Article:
Utility bills have already surged by an average of 15% this year. Further price hikes will only compound the difficulties many households are already facing as they struggle to cope financially.
The average cost of energy bills The average household currently pays £1049.47 per year for gas and electricity compared to £850.08 only 12-months ago. In a climate of escalating costs in all areas, whether it is the cost of mortgage repayments or the weekly food shop, it's a good idea to find ways to cut costs and save money wherever you can. Amazingly, the majority of people have still not taken the opportunity to reduce their energy bills by seeking the best deal available.
What are the best deals? The majority of UK households are still on standard tariffs, which they pay quarterly by cash or cheque. These consumers are paying around £204 per year more than they would if they changed to the cheapest deal on the market. British Gas is currently offering the best deal through its dual fuel online tariff - Click Energy 5 - where the average bill works out at £845.10.
In light of the recent gas price announcement, and the prediction that energy bills will increase further this year, you may want to opt for the peace of mind that comes with choosing a fixed tariff. These prices are guaranteed to remain at the advertised amount for the length of the contract. In an uncertain energy market, this security is something you may find attractive. The cheapest fixed-price deal is currently Scottish Power's Fixed Price Energy 2009 with an average annual price of £1021.26 - but you should take note of the £50 cancellation fee.
The trend has certainly been set on these products with cancellation fees up to £75 attached to products from Eon, Scottish Power and British Gas.
Smart ways to save money on energy bills As well as finding the best product, moneysupermarket.com wanted to find a new way to help you become more energy conscious. As a result, we set up a sample group to test a range of 'home energy monitors'.
The sample monitors, provided by www.ethicalsuperstore.com , are designed to show users how much energy they are using in kWh or £s.
How do they work? Simply clip the wireless sensor on to your electricity meter (no electrician required!), put the home energy monitor somewhere you can easily see it and watch as it counts up the power you are using in real time. It even tells you the associated cost.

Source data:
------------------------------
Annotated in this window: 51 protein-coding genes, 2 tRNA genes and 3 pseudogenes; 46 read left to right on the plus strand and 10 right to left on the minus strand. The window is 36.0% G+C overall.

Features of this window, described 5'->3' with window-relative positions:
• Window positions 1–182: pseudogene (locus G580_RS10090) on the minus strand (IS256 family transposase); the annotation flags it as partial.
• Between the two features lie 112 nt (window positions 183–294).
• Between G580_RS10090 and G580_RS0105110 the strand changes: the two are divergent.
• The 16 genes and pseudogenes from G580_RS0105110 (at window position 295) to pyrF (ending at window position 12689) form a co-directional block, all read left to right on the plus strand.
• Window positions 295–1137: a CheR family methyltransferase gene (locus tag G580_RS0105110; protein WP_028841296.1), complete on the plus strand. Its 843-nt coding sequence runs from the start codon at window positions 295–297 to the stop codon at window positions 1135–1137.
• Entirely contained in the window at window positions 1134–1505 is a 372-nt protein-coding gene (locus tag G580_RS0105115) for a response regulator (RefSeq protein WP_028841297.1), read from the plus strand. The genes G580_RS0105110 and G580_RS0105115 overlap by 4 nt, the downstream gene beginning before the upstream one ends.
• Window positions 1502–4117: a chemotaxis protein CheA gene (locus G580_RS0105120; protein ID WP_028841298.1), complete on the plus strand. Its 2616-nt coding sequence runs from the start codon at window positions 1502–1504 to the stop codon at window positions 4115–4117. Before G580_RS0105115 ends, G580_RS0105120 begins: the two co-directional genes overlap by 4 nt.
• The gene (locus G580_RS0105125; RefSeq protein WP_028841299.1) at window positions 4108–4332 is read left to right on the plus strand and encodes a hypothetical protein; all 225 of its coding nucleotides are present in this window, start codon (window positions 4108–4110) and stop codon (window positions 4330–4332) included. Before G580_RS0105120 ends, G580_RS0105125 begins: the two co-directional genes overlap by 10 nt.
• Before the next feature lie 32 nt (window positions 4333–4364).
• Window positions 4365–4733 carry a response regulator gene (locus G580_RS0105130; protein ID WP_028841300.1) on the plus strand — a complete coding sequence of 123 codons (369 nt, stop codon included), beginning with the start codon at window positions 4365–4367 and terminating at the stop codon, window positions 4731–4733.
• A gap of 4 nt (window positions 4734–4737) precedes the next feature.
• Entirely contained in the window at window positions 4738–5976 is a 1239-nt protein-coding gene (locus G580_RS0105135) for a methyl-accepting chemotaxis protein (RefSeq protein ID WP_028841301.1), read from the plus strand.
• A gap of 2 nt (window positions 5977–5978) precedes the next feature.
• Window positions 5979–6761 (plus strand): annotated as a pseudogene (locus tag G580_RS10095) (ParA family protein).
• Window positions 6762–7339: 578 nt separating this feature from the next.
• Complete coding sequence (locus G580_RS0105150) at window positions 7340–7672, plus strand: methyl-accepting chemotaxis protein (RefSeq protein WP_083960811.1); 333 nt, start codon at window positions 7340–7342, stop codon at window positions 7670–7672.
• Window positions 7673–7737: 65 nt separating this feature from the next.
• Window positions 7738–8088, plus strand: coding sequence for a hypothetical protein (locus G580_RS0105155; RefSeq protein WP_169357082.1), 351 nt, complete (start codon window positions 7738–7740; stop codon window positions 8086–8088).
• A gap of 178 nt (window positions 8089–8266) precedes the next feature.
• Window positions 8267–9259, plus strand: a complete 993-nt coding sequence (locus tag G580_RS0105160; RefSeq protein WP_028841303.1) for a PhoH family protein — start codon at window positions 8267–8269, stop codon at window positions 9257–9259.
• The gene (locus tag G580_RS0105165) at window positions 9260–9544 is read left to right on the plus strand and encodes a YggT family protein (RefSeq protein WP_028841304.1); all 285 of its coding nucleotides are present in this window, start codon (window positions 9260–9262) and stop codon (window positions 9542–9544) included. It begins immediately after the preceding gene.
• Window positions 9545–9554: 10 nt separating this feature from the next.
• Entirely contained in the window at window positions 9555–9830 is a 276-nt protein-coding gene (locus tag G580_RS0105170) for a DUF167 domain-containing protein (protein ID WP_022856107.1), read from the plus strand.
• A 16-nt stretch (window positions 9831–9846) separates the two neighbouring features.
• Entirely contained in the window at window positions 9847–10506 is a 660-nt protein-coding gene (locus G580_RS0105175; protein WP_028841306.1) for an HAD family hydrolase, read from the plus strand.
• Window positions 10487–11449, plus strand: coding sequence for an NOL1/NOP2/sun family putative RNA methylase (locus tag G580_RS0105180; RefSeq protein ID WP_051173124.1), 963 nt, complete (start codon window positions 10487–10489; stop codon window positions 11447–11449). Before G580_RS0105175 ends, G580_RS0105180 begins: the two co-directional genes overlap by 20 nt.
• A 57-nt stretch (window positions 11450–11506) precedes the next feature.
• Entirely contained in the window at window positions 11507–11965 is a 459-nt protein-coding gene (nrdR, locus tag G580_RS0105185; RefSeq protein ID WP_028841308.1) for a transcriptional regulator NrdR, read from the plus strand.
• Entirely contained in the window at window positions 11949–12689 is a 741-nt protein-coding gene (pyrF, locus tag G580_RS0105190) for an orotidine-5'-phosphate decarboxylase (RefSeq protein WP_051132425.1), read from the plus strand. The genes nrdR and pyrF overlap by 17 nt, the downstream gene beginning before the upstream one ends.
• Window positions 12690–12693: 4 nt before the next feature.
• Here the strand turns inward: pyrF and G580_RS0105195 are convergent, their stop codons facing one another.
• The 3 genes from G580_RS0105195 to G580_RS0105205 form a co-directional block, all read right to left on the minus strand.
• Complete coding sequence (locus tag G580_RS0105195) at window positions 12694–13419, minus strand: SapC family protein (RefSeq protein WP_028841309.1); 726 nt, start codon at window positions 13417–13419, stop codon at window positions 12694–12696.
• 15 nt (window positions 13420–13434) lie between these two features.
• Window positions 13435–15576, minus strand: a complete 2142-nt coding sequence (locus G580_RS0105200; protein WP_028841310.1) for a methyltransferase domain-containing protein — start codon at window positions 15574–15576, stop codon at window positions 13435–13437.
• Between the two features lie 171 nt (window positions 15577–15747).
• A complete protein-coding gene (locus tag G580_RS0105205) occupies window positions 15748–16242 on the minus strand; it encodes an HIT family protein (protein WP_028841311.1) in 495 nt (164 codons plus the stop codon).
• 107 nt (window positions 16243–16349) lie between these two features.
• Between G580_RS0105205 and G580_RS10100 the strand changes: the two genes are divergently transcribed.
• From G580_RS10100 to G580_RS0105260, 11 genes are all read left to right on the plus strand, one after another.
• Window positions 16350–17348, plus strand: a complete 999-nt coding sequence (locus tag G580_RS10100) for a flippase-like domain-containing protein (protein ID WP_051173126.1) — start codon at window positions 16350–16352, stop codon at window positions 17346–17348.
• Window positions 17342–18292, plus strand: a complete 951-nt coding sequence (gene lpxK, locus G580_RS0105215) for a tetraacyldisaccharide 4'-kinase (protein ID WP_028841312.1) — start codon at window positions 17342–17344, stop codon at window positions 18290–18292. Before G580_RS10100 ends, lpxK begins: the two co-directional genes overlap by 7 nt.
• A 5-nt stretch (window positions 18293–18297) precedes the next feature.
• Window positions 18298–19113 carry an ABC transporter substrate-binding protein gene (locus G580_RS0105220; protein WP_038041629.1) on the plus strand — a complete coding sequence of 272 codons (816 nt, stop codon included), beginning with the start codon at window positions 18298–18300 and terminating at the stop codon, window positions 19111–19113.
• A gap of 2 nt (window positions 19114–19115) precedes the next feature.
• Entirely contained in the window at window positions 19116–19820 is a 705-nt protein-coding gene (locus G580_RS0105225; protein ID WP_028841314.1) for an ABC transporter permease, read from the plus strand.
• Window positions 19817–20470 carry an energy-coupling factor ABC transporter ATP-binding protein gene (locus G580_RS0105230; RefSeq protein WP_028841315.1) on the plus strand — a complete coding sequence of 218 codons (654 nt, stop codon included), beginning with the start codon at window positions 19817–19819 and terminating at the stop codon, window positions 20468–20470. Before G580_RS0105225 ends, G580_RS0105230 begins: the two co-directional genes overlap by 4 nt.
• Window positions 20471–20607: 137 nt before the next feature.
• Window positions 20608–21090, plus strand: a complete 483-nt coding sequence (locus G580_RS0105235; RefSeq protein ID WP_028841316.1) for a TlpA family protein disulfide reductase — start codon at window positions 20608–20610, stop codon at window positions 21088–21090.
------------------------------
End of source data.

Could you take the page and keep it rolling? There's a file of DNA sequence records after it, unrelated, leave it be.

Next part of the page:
How do they compare and how much do they cost?
Efergy Energy Saving Meter
OWL Wireless Energy Monitor
Wattson Home Energy Monitor
As you can see, the product receiving the best scores from our panel was the Eco-Eye Elite. One panel member said, "I used this product myself for a week and was startled how expensive kettles, toasters, TVs and even opening the fridge was! I'd thoroughly recommend purchasing such products because you can quickly identify where your money is being spent and therefore identify ways of saving money and doing your bit for the environment. 10/10!"
On the Wattson Home Energy Monitor, a panel member described it as having a "super design... with the ability to download your energy usage from the unit to your PC and display in graphs using the accompanying software. Classic design and highly useful too - every home should have one."
All of these products are designed to help users become more aware of their energy consumption and to identify areas where you can quickly and easily save money.
In the current climate of rising energy, fuel and food prices, it is more important than ever to find the best possible deal and look for ways, where possible, to reduce your energy consumption and bills. Vote now in our poll: With the cost of living on the increase, which areas will you cut back on?
To find the best deal in your region use our gas and electricity comparison tool.
Other tips to beat rising energy costs They may seem obvious and they are often-repeated, but here are some of the simplest common-sense approaches to saving energy:
Replace ordinary light bulbs with energy-saving bulbs.
Switch off appliances at the plug - don't leave them on standby.
Use only the amount of water you need to when boiling a kettle.
Turn your washing machine down to 30°C and only use a full load - if possible, use a washing line and not a tumble-drier to dry your clothes.
Keep your fridge and freezer as close to full as possible. Empty space means you use more electricity as the appliance works harder to keep items cool.
Only keep the fridge or freezer door open for the amount of time that you need to - and remember to defrost them regularly.
Take a shower instead of a bath - but avoid using energy-sapping power showers.
Turn lights off when you leave the room. Buy a lagging jacket for your hot water tank.
Have your say: What are your top tips for beating inflation and the rising cost of energy? How are you coping with rising prices? Share your experiences and inflation-busting tips in our forum .
Disclaimer: Please note that any rates or deals mentioned in this article were available at the time of writing.
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